Once you’re home, with a card full of textured joy, it’s time to edit if your image doesn’t work perfectly straight out of your camera. You can do some basic editing such as: add detail, modify your exposure and contrast, adjust your colors, and more. There are no specific instructions for this part, as so much of this editing process lies in your personal preference. The most important rule is to have fun!
Here’s a before and after example of a texture of mine. As you can see, I like my textures to be darker, richer in color and quite gritty.
Enjoy and happy editing!
Special note: Owners of Perfect Photo Suite 7.x will receive the Natural Texture Pack by Liz as part of their September Loyalty Reward – for FREE!
Posted on August 30, 2013 by Patrick Smith
In part 2 of – Up Close with Mykal Hall – he talks about his typical workflow. To view part 1, click here.
Tell us about your workflow. How does onOne Software fit in? Are you using Photoshop anymore?
I always shoot in RAW. That way I capture the maximum amount of information so I have more creative leeway to stylize to my liking. As the saying goes “pixels are meant to be punished” and on the odd occasion I bend them to near breaking point. I copy my card to an external drive to a folder labeled by the location and date. Then I import the images into Lightroom with a few general keywords, create a Collection Set, then create a collection in that set called Full Shoot where all my RAW files are imported.
The next stage is to preview the images and delete the few that are ruined by either me having to lift my tripod in mid shoot to avoid being hit by a wave, miscalculating a wave strength and get splash back on the lens or filter, (a Seascapers torment), not having properly cleaned the said lens or filter after being splashed or just stuffing up the shot by not selecting Bulb mode when taking long exposures. From a Seascape shoot there may be 2 or 3 shots that fall into this category.
Then, I’ll 3 star rate those images that I feel are acceptable which generally culls it down by half. If I have been in a Long Exposure mood that day this process takes no time at all as I normally have a 90% plus hit rate with composition and exposure. It’s only when I’m shooting for flowing water movements with shutter speeds of 0.6sec that I have more to cull as I’m trying to capture the right timing of waves over or around rocks. After that, I will collect similar composition and view them in Survey View in Lightroom to pick the cream of the crop. These images get a 4 star rating and are placed in the next collection called Picks which is when I start my editing.
Summary of Mykal’s Pre-Editing Process
- Shoot in RAW
- Copy card to external drive to a folder labeled by location & date
- Import images into Adobe Lightroom (with general keywords)
- Create a Collection Set, then create a collection in that set called Full Shoot where all my RAW files are imported.
- Preview images. Delete completely ruined ones.
- 3 star rate images (images deemed acceptable)
- Pick the very best and give them 4 stars. Place these in a collection called Picks
First stop is Lightroom for RAW adjustments. In the Basic panel – White balance, highlights and shadows are manipulated. Then to Details to reduce the default setting of Sharpening and Noise Reduction to zero. I sometimes find for my images that Nik’s RAW pre-sharpener and noise reduction in Dfine work better. Lens profile correction and chromatic aberration removed and then RAW file pre-sharpened. If required noise reduction, which completes my RAW processing and the next stage is where the magic begins :) Perfect Photo Suite 7.5. From within Lightroom I send the image to Perfect Layers for sensor spot removal with the Retouch Brush and then into Perfect Effects for stylization.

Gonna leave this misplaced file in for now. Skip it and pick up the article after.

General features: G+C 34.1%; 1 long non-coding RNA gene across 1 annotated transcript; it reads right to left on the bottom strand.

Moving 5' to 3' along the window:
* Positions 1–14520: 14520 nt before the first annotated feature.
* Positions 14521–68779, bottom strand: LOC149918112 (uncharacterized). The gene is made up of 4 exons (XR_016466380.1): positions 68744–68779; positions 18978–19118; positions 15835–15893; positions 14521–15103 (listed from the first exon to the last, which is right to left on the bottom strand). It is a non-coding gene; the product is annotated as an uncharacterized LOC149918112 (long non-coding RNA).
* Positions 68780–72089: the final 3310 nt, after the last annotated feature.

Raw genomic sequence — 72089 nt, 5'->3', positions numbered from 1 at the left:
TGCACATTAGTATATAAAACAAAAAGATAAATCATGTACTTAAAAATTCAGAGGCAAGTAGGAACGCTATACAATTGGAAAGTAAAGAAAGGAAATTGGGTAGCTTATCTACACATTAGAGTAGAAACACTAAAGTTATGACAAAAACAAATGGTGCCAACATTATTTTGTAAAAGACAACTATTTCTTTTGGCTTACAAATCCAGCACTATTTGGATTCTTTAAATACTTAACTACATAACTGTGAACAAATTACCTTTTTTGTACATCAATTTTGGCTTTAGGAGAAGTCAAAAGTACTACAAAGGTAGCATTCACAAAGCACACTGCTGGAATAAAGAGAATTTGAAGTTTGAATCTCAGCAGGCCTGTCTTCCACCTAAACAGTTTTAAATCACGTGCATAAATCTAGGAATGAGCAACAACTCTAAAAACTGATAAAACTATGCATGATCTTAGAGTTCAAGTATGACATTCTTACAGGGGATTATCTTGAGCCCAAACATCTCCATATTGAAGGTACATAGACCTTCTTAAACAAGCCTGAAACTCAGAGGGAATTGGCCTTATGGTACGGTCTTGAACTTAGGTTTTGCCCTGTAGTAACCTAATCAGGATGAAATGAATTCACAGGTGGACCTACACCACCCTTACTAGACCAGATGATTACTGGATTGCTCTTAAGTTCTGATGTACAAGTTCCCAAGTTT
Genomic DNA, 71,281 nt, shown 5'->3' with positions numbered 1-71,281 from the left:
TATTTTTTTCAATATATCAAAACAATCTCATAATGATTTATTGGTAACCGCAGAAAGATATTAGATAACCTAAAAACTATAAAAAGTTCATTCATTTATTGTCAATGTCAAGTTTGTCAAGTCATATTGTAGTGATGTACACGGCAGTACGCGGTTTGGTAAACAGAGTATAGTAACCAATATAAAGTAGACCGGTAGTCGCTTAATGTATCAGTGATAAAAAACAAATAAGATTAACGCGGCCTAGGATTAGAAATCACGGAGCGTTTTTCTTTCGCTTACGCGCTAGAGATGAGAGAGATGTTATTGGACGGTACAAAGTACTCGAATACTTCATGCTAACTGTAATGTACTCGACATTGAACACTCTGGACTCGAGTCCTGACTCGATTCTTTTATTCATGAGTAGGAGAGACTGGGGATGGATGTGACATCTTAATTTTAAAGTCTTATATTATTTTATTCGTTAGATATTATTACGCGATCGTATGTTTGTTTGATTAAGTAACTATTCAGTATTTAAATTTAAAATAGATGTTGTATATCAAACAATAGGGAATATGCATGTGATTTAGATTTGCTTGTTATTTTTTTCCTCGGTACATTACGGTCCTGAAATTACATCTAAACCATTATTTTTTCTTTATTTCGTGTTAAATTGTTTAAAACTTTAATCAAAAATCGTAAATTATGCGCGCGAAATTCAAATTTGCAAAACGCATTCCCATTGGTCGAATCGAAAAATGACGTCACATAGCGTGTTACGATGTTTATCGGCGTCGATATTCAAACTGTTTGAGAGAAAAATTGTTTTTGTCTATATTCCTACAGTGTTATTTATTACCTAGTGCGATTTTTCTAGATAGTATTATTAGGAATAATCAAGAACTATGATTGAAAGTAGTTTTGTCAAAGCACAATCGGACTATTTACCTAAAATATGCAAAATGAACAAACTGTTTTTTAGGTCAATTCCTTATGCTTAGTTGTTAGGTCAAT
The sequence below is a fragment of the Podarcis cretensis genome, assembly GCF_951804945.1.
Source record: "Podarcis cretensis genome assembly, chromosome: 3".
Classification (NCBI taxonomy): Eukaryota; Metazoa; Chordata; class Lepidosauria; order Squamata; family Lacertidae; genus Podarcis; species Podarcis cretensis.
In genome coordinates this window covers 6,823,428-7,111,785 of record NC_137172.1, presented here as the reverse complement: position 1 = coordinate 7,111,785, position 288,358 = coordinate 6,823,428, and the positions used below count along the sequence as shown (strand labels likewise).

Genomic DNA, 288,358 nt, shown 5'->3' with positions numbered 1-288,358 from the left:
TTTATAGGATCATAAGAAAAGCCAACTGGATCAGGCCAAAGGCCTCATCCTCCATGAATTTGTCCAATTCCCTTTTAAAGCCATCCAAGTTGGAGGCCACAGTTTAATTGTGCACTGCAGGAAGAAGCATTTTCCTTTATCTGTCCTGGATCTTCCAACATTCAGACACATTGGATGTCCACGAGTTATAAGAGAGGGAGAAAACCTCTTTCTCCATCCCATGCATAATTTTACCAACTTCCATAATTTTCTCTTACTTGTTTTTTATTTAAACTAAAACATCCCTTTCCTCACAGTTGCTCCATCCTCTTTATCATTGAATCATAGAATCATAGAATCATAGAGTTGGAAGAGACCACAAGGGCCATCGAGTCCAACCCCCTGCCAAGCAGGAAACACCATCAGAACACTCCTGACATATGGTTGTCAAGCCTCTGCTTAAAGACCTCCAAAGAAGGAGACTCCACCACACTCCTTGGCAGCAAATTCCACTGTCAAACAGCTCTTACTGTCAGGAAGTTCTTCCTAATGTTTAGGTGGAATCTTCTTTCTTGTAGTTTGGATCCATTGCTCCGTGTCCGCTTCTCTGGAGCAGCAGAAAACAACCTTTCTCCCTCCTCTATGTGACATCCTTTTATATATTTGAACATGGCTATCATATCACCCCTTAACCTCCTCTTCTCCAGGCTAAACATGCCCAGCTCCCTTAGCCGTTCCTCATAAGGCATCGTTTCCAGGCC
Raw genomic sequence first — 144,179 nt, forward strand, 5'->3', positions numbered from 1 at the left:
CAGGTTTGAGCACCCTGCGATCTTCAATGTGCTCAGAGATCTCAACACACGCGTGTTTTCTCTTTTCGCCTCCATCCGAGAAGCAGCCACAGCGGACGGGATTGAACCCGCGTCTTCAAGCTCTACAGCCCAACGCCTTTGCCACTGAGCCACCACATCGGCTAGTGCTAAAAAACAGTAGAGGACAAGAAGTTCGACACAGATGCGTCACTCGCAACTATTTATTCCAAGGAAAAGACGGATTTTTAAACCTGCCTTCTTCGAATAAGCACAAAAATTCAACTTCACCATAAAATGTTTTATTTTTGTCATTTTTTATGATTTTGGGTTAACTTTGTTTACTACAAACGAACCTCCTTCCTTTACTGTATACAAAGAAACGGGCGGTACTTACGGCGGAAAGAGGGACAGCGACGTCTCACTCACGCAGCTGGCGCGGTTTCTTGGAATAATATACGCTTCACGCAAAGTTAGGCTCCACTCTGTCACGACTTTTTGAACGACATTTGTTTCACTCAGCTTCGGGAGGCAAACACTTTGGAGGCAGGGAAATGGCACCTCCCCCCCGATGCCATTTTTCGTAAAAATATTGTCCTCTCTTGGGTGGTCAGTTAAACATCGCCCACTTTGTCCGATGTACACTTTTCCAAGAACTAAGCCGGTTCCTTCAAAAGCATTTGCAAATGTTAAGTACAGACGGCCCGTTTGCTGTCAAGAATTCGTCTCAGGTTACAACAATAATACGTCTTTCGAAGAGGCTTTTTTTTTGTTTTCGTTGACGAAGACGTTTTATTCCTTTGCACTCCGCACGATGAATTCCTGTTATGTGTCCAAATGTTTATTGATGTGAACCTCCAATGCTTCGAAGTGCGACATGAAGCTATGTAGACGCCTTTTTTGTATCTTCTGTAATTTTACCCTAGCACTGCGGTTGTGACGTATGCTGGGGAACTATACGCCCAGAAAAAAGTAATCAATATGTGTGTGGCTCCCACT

Posted on August 16, 2013 by Patrick Smith
A lot of you have shown us that you use textures when stylizing your images in onOne Software products. To give you even more texture options, here is an inexpensive and easy way to create your own set of textures and how to easily add them into the Perfect Photo Suite.
1. Visit your local arts and craft store
We drove to a local arts and crafts store near the onOne offices to look for paper that could act as a cool texture when blended with a photo. As it turned out, there was more than just paper available. Not only did we find a ton of paper styles in the store’s scrapbooking section, we found a variety of textures including rice paper, burlap, cork, and sandpaper, to name just a few. It’s amazing how endless the creative possibilities are with all of these different textures. The best part is, the textures we found were inexpensive. We snatched up 18-20 different samples for use in our texture pack for under $20.00 and we were in and out of the store in under 30 minutes.
2. Scan your textures
Once we returned to the office we started sorting through the textures. Our initial thought was to set up the onOne studio to photograph them. After chatting with Dan Harlacher, we learned the much easier way to capture them was to use a scanner. Luckily, Jonny Davenport keeps one at his desk (you can learn why from the recent Up Close Blog on Jonny).
Posted on June 17, 2013 by Patrick Smith
Matt Suess is a professional fine art photographer based in Scottsdale, AZ and Santa Fe, NM. A photojournalist for 17 years and a full-time artist since 2006 Matt also teaches field & classroom photo workshops as well as online courses. Find out more about Matt and read his photography blog. Matt wanted to share his method for improving skies in photographs using the Perfect Brush.
Sometimes all it takes is a little enhancement to the sky in your photographs to take them to the next level and make your images pop. I am going to show you how to do that using the recently updated Perfect Brush in onOne’s Perfect Photo Suite 7.5.
The image I am using is a 3-photo HDR image that has already been tone mapped and processed. I am pleased with the color and texture of the building, windmill and foreground but would like to add more punch to the clouds and sky.
In adjusting the sky I don’t want any of the adjustments to spill over onto the other parts of the image. To easily do that I am going to use a new feature of the Perfect Brush but before we get there I am going to open the image in Perfect Effects inside Perfect Photo Suite (this technique will also work if you are using the stand-alone Perfect Effects or as a plugin inside Photoshop, Lightroom, or Aperture).